Pepper extract: Main active agent of the extract is piperine which is an amide-structured pungent alkaloid. It still has to be proved whether the melanocyte proliferation found in experiments with mice also applies for the human vitiligo condition. The melanin formation additionally needs to be stimulated by UV radiation. The pungency of piperine and the formaldehyde splitting potential of the methylene dioxyphenyl residue of the piperic acid may prove to be an obstacle to the long term use though.
Phosphatidylcholine is the carrier substance for hydrophilic agents in liposomal dispersions and for lipophilic agents in nanodispersions.
Powders: In order to stop the formation of additional radicals in cosmetic powders, it is recommended to use pigments that will not release traces of iron.
Radical scavengers: It still needs to be discussed whether radical scavengers other than vitamins are beneficial in this context since the redox reactions in the different skin compartments vary considerably on the one hand and prove to be cross-linked in a rather complex way on the other hand, all the more since the intrinsic causes and clinical courses of vitiligo in detail still are unknown. It should also be added that the appropriate substance still needs to get to the appropriate point of biochemical activity. This rather insinuates the attempt to fight a non-locatable smouldering fire with the first extinguishing agent coming along, neither knowing the exact position of the fire nor whether the extinguishing agent is appropriate for the specific type of fire. Phenolic compounds which affect the quinone metabolism may even prove counterproductive.
Sun protection is essential as the protecting melanin is absent in vitiligo conditions. However, it should also be mentioned that a moderate UV radiation may be beneficial in individual cases as it stimulates the pigmentation process as well as the vitamin D formation.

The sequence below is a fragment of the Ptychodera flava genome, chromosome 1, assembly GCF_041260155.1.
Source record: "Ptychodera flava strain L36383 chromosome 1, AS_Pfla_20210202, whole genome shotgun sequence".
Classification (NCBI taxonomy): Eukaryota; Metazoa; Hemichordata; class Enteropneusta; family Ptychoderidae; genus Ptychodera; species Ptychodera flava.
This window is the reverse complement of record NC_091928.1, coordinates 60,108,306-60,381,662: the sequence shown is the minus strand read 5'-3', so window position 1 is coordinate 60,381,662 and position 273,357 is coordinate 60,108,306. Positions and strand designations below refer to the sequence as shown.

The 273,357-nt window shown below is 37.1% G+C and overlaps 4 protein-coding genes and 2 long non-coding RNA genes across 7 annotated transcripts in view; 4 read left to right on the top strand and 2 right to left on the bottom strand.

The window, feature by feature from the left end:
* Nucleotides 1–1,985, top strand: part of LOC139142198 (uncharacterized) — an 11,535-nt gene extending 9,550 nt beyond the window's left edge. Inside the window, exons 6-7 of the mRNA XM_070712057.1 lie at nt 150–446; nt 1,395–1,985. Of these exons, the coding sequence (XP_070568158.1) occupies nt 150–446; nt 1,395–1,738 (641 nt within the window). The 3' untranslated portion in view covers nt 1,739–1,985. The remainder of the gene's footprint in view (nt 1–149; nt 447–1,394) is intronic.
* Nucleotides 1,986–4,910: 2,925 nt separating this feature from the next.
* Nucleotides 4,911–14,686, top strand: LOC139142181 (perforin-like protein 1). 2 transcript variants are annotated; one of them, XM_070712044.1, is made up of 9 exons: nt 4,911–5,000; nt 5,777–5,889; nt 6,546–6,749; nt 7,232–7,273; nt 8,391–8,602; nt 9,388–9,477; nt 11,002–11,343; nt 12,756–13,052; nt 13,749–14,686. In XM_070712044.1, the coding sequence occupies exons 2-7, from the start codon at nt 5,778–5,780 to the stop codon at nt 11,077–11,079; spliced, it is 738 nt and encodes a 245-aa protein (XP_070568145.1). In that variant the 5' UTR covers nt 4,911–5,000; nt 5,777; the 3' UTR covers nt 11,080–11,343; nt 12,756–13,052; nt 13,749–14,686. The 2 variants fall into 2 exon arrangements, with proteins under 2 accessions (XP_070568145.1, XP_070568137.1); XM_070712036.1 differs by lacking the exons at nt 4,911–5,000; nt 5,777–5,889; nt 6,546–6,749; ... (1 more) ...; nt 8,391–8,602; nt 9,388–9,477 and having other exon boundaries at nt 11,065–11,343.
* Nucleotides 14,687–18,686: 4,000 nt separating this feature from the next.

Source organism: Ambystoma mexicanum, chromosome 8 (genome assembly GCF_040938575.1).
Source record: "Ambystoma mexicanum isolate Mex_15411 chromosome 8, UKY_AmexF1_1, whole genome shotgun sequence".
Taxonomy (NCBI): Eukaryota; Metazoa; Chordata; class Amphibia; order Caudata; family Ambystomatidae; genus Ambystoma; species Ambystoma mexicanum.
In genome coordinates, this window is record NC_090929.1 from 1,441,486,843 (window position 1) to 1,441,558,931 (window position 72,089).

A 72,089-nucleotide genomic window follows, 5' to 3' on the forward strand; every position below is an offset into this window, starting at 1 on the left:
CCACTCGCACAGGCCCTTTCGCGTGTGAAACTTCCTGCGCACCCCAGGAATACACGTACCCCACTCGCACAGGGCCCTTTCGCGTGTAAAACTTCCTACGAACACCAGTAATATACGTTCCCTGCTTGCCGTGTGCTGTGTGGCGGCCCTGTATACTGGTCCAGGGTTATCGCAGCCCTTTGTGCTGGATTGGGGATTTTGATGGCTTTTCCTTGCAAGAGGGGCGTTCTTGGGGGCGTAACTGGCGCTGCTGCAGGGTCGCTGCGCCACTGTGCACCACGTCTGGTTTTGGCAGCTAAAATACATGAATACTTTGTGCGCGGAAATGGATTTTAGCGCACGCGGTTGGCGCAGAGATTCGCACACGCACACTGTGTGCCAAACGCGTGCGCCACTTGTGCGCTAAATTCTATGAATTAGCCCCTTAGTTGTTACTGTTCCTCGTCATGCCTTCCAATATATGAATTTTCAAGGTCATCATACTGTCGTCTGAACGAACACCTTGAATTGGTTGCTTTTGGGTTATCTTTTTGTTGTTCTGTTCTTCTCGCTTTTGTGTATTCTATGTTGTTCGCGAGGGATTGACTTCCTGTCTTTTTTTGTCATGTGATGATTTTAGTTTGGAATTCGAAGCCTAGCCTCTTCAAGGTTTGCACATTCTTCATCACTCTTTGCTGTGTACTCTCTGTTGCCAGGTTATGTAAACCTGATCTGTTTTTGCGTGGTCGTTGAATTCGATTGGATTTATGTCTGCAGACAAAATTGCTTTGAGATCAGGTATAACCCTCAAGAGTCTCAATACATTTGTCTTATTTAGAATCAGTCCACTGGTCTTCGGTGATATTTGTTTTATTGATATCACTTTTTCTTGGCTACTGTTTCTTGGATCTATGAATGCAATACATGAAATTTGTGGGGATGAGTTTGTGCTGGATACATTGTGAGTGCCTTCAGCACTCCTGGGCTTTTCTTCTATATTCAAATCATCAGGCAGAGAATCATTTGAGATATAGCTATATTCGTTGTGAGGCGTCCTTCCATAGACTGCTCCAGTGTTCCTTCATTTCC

Trace elements: A medical determination of the trace elements is important. Only on this basis, a treatment with food supplements or cosmetic formulations can be attempted. Otherwise this therapy might involve the risk of unnecessarily interfering with functionary regulatory circuits. An exception here may be manganese salts.
Vitamins: They are an essential component in cosmetic preparations for the vitiligo skin care. From a present-day perspective, vitamin A (retinol), B2 (riboflavin), B3 (niacin), provitamin B5 (D-panthenol), vitamin B12 (cobalamin), C (ascorbic acid) und E (tocopherol) are of specific interest in this context as they participate in redox reactions.
Whitening agents: Several vegetable extracts, liposomal ascorbyl phosphate and azelaic acid have bleaching effects on the skin. These substances are applied on the non-affected skin to act as tyrosinase inhibitors and avoid the re-pigmentation in order to attenuate the contrast to the fair skin areas. Counterproductive here are de-pigmenting substances like kojic acid, hydroquinone and hydrogen peroxide.
Dr. Hans Lautenschläger